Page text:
As a final note, if you fancy having a bash at making your on HT oven, I am happy to share whatever information may be of use to you.
Take care all.

Heat Treatment continued, the build starts.

Finding time for such projects is always problematical, we have customer jobs to get out, both gun work and shiny stuff. It is also the game season so I am out a couple days a month as a minimum and we have the two pups to train, plus the old Labrador who is out working, in fact he is out 4 out of 7 days this week so finding time for my HT is difficult so today I am going to work on the frame plus machine some strikers for a couple of shotguns, one of which needs a good service.

Anyway, this is where I am with the project right now, the design has been updated slightly and will now have a removable top so I can re-build it and/or replace the element if needed. The angle iron for the frame is in the workshop ready to be cut and the aluminium in-fill plates to protect the bricks have been cut to size and are ready to go. This is my first oven build so I really hope the insulation properties of the oven bricks are such that the external surfaces do not get too hot.

The bricks are remarkably easy to cut, however the dust is incredibly hazardous so I am taking care to keep dust to a minimum and a face mask and vacuum cleaner keep things reasonably safe (Fingers crossed)

I am gluing the bricks together with a thin bond of refractory mortar which makes assembly and cutting a bit easier as I can form the four sides and them move them as individual sections. The element slots still need to be cut however I have not yet cut the element so that is something for an evening next week.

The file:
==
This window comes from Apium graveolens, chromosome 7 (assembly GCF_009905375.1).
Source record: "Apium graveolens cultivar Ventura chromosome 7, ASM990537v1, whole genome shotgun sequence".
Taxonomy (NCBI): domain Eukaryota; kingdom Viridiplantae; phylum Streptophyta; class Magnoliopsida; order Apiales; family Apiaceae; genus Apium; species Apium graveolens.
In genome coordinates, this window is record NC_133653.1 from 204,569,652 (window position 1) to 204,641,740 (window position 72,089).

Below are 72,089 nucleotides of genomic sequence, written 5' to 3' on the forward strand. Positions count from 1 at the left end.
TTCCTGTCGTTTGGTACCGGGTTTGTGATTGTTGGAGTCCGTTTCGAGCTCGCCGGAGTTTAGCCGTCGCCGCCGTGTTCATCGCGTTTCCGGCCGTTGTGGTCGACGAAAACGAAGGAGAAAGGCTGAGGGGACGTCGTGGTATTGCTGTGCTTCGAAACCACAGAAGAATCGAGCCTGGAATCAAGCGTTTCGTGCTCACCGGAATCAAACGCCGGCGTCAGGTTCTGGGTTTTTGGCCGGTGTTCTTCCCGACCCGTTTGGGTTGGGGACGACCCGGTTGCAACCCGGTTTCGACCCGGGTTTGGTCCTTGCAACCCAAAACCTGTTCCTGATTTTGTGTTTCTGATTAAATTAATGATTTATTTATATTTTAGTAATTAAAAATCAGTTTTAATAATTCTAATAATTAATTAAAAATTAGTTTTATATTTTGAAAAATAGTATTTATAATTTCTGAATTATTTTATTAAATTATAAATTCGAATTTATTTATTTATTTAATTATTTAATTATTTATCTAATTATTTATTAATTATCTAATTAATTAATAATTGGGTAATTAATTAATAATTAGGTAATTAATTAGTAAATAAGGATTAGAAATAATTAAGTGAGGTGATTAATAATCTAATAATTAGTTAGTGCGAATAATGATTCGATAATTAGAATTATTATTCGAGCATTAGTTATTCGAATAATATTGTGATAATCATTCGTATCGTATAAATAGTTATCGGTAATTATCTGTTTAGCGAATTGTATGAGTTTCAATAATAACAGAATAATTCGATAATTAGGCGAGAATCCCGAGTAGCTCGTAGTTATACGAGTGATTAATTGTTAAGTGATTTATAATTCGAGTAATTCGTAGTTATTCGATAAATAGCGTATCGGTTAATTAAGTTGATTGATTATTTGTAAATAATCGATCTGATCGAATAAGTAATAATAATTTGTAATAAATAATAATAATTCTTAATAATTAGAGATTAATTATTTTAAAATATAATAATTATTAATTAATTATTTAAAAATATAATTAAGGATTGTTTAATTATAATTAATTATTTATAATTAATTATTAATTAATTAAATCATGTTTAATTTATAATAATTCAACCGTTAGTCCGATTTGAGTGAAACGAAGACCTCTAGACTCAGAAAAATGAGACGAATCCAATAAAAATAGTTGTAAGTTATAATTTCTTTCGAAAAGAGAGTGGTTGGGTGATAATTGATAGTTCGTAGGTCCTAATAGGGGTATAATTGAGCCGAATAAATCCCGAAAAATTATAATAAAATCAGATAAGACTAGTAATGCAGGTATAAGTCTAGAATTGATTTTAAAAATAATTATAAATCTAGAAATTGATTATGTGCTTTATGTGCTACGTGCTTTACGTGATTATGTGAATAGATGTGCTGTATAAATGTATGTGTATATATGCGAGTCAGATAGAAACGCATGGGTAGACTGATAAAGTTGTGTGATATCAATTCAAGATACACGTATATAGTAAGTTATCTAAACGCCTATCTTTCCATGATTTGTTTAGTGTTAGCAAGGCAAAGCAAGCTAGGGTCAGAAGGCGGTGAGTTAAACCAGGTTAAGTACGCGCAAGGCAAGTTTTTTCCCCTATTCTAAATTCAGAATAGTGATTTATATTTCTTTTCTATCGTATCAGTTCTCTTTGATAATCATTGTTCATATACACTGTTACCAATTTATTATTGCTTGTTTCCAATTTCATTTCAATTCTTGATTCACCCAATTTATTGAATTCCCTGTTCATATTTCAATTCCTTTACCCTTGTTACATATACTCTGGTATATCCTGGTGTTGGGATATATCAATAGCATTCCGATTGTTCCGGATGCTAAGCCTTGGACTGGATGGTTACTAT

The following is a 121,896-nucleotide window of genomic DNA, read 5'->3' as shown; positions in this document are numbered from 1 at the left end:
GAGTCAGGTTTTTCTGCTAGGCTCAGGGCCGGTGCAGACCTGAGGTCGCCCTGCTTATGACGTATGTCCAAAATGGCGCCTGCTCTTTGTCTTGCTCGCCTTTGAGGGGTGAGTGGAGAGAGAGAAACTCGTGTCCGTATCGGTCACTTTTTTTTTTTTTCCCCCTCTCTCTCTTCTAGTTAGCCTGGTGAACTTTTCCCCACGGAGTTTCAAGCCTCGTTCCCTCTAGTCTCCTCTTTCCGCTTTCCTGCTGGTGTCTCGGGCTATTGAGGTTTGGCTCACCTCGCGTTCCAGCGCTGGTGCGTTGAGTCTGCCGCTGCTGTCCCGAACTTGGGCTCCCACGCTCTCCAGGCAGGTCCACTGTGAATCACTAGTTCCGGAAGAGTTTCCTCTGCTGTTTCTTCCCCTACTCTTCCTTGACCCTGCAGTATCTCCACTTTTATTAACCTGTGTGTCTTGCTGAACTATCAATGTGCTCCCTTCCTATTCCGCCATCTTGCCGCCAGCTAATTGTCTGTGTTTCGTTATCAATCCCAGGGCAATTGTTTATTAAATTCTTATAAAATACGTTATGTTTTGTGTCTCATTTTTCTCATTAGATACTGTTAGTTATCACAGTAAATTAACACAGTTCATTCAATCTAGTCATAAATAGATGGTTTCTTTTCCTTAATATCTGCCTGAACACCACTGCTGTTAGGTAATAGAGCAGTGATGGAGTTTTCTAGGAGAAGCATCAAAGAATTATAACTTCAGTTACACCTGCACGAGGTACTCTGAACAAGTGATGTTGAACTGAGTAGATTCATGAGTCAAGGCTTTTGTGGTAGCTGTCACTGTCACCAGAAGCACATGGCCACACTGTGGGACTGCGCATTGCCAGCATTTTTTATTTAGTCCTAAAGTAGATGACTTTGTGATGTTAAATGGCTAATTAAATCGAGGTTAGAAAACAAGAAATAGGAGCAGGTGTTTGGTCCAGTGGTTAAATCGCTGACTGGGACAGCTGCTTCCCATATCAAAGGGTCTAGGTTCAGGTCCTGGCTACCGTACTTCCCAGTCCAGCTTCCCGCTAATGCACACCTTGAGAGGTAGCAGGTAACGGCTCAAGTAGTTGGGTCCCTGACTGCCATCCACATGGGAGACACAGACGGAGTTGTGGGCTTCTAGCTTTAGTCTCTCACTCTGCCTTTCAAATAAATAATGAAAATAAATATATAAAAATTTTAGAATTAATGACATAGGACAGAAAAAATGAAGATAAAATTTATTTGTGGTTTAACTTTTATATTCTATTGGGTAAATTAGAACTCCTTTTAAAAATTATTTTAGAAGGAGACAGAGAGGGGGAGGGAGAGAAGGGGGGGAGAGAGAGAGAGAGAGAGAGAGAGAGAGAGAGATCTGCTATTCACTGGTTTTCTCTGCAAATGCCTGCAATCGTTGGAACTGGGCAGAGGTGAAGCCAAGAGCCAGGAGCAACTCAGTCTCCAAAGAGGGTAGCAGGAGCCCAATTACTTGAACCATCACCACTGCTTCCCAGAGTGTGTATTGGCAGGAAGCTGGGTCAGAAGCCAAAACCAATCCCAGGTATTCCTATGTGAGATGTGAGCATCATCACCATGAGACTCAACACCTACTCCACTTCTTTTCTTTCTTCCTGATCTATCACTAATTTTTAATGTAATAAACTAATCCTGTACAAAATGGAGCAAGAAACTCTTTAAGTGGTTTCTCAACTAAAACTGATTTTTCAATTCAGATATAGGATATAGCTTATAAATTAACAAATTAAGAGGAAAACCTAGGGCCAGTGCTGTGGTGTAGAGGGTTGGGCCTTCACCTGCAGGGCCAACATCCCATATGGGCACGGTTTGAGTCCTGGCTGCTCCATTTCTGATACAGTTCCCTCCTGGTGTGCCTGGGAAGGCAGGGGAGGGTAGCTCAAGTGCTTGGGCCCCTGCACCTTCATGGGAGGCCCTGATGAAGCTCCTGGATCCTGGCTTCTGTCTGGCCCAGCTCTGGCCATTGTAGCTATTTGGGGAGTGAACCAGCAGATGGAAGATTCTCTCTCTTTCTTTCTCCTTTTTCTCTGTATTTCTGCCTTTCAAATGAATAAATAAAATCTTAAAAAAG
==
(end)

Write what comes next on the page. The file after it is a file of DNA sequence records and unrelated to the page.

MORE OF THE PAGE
I sat down and designed the electrical circuit during the week. There are many examples on the internet however they are not ideal for my purposes so I developed my own control circuit for the PID controller which is housed in the control cabinet to the right hand side of the oven.

More to follow on this…

Heat Treatment

I have been meaning to design and build myself a dedicated heat treatment oven for small items for ages and recently kicked the project off by ordering a PID controller and cabinet and a couple of other electrical parts. Today I ordered the insulating fire bricks and mortar which will be used for the construction. The physical capacity of the oven is small at 154 x154x228mm or 6″x6″x9″ however that is more than enough for a handful of strikers (Firing pins) or replacement hammers or for hardening dies and similar.

The image shows the HT Oven concept with the open door, I have omitted the liner plates and frame as this image was the original I used to determine the physical size of the internal space and the layout of the insulating bricks.

The box on the right hand side houses the controls and I have also omitted the screw catch that holds the door closed and the hinge system.

Frame construction will probably be 25,0mm angle iron and the infill will be either stainless of aluminium sheet depending on what I can source locally.

Maximum operating temperature is a theoretical 1050 Celsius which is  1922 Fahrenheit, or more than I will ever need for most applications.

The addition of the HT Oven is something we have recognised a need for as it means I can more accurately control the temperatures for both hardening and annealing of materials in house instead of resorting to a gas torch with the lights out, or shipping things off and waiting days for them to be returned.

The bar at the top is to enable it to be picked up and moved and will probably be shifted towards the right to bring the balance to a central point.

I will use stainless foil sheet to wrap items prior to heat treatment to minimise scaling as it works surprisingly well if you flatten the envelope you have formed to hold the part to be treated. I guess some pictures at some point would better explain this.

More to follow on this project.